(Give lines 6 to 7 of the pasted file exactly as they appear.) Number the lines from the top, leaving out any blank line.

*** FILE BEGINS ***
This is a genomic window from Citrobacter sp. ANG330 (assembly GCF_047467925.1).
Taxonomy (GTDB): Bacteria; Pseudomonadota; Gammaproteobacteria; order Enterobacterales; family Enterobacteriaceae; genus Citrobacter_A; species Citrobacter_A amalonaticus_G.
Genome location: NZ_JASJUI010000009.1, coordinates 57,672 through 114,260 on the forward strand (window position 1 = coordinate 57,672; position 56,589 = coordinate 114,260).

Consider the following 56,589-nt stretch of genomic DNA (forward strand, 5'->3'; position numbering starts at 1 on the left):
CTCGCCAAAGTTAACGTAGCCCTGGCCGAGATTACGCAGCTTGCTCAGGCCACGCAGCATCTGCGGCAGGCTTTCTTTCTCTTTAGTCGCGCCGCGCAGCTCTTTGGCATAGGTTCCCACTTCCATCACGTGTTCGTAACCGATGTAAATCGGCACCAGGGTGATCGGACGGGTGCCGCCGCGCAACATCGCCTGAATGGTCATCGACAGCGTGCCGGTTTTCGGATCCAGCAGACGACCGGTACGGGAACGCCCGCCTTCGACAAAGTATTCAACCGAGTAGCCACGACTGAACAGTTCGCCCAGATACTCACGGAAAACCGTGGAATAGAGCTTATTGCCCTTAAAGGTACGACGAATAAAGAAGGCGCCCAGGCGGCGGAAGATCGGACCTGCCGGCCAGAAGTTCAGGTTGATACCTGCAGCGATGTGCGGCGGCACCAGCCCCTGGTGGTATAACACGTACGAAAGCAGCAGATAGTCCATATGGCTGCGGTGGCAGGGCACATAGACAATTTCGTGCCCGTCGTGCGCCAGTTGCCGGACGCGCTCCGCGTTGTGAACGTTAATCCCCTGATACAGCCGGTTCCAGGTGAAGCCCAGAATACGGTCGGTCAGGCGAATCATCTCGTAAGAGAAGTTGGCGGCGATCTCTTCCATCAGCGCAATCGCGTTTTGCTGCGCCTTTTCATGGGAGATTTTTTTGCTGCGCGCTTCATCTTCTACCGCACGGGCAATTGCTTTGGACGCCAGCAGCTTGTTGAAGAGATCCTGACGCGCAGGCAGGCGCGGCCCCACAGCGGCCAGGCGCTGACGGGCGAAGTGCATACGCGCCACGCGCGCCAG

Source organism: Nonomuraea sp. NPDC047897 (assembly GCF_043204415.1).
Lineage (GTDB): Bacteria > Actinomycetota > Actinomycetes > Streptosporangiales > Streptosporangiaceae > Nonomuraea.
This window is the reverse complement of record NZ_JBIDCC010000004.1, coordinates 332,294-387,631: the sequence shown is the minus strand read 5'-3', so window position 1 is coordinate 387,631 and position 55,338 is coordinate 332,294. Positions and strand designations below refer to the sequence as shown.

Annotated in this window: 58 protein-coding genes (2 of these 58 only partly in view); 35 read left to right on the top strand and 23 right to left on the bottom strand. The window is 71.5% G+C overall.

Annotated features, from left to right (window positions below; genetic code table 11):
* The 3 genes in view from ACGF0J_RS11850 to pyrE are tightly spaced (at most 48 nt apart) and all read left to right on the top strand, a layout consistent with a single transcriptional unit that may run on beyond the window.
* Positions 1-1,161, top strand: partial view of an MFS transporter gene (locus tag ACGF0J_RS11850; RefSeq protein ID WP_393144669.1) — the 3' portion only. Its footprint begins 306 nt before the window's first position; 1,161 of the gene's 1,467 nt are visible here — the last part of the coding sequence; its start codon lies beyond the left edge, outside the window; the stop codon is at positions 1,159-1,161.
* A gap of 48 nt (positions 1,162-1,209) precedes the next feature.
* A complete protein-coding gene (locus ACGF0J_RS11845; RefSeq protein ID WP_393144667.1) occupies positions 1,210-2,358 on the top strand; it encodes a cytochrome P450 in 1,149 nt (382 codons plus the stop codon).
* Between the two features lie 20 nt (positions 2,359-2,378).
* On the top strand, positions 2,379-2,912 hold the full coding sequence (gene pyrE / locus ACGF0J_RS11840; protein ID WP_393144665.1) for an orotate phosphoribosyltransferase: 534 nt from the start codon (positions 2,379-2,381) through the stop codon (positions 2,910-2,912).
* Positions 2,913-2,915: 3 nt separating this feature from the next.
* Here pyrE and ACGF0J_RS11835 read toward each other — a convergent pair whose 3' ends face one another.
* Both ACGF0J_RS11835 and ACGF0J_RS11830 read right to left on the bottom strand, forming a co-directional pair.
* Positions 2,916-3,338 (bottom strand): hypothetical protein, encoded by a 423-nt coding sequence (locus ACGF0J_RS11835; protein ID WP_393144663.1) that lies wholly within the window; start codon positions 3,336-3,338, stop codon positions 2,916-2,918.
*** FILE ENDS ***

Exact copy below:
Source organism: Nonomuraea sp. NPDC047897 (assembly GCF_043204415.1).
Lineage (GTDB): Bacteria > Actinomycetota > Actinomycetes > Streptosporangiales > Streptosporangiaceae > Nonomuraea.